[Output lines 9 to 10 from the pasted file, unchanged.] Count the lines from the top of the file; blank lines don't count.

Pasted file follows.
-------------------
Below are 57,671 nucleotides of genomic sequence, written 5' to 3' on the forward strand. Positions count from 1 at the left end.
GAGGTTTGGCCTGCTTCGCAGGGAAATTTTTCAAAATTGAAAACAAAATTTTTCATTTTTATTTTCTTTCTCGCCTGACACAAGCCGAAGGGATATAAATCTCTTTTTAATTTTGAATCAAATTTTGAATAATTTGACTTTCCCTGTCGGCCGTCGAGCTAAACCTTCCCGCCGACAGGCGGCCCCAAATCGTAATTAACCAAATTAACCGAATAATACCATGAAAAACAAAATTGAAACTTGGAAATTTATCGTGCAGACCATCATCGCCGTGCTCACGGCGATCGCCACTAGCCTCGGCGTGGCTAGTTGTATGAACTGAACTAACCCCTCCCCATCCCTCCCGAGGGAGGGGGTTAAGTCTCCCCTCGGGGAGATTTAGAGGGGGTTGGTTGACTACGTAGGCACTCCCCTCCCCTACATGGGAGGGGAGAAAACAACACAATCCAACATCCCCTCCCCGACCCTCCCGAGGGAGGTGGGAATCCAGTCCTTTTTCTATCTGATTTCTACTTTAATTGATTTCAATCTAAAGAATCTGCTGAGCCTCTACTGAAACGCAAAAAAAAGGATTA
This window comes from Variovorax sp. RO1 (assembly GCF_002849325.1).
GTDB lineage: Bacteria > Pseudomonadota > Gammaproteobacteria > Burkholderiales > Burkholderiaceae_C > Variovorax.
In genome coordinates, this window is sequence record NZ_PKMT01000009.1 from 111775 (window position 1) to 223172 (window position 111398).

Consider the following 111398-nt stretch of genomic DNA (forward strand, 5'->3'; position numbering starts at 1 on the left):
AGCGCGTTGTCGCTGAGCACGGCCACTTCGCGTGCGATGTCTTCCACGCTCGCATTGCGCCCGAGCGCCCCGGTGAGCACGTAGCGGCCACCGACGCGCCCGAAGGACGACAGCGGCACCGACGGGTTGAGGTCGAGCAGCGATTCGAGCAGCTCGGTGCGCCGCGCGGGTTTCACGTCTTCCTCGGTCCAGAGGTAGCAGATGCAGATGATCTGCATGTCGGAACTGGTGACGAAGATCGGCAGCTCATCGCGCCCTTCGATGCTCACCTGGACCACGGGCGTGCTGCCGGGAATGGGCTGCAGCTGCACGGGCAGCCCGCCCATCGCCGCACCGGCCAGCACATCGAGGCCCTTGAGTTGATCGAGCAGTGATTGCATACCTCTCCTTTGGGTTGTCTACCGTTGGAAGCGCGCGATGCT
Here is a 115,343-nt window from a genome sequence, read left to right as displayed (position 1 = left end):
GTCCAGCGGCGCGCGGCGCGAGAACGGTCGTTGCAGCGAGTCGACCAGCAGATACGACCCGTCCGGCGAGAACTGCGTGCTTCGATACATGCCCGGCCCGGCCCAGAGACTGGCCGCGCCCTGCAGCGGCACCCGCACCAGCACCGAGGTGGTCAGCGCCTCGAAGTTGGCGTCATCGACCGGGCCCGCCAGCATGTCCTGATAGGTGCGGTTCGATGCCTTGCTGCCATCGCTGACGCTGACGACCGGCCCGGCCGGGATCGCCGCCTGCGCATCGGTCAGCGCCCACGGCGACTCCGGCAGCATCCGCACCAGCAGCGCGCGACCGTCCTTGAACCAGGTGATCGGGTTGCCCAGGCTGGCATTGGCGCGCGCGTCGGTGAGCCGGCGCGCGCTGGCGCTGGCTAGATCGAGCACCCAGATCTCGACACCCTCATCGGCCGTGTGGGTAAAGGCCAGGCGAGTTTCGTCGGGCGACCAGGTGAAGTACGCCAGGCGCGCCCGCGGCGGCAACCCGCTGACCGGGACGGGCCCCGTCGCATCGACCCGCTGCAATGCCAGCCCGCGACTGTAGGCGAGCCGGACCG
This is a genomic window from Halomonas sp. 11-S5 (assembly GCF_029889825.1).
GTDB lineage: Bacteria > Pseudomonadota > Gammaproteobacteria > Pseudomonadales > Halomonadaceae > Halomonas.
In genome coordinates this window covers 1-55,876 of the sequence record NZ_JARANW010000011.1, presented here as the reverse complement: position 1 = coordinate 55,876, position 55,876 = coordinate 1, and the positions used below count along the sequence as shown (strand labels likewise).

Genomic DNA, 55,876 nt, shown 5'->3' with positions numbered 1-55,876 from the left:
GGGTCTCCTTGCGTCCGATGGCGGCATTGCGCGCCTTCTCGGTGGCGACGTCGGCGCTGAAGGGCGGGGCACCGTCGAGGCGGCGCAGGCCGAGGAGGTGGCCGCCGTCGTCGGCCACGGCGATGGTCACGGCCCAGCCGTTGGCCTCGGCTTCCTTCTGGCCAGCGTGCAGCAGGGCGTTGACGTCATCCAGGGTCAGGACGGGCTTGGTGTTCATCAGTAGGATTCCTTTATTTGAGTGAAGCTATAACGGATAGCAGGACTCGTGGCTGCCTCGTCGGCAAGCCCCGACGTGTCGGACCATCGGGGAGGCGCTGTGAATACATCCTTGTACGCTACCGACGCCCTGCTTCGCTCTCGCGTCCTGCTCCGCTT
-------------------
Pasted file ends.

GTCCAGCGGCGCGCGGCGCGAGAACGGTCGTTGCAGCGAGTCGACCAGCAGATACGACCCGTCCGGCGAGAACTGCGTGCTTCGATACATGCCCGGCCCGGCCCAGAGACTGGCCGCGCCCTGCAGCGGCACCCGCACCAGCACCGAGGTGGTCAGCGCCTCGAAGTTGGCGTCATCGACCGGGCCCGCCAGCATGTCCTGATAGGTGCGGTTCGATGCCTTGCTGCCATCGCTGACGCTGACGACCGGCCCGGCCGGGATCGCCGCCTGCGCATCGGTCAGCGCCCACGGCGACTCCGGCAGCATCCGCACCAGCAGCGCGCGACCGTCCTTGAACCAGGTGATCGGGTTGCCCAGGCTGGCATTGGCGCGCGCGTCGGTGAGCCGGCGCGCGCTGGCGCTGGCTAGATCGAGCACCCAGATCTCGACACCCTCATCGGCCGTGTGGGTAAAGGCCAGGCGAGTTTCGTCGGGCGACCAGGTGAAGTACGCCAGGCGCGCCCGCGGCGGCAACCCGCTGACCGGGACGGGCCCCGTCGCATCGACCCGCTGCAATGCCAGCCCGCGACTGTAGGCGAGCCGGACCG
This is a genomic window from Halomonas sp. 11-S5 (assembly GCF_029889825.1).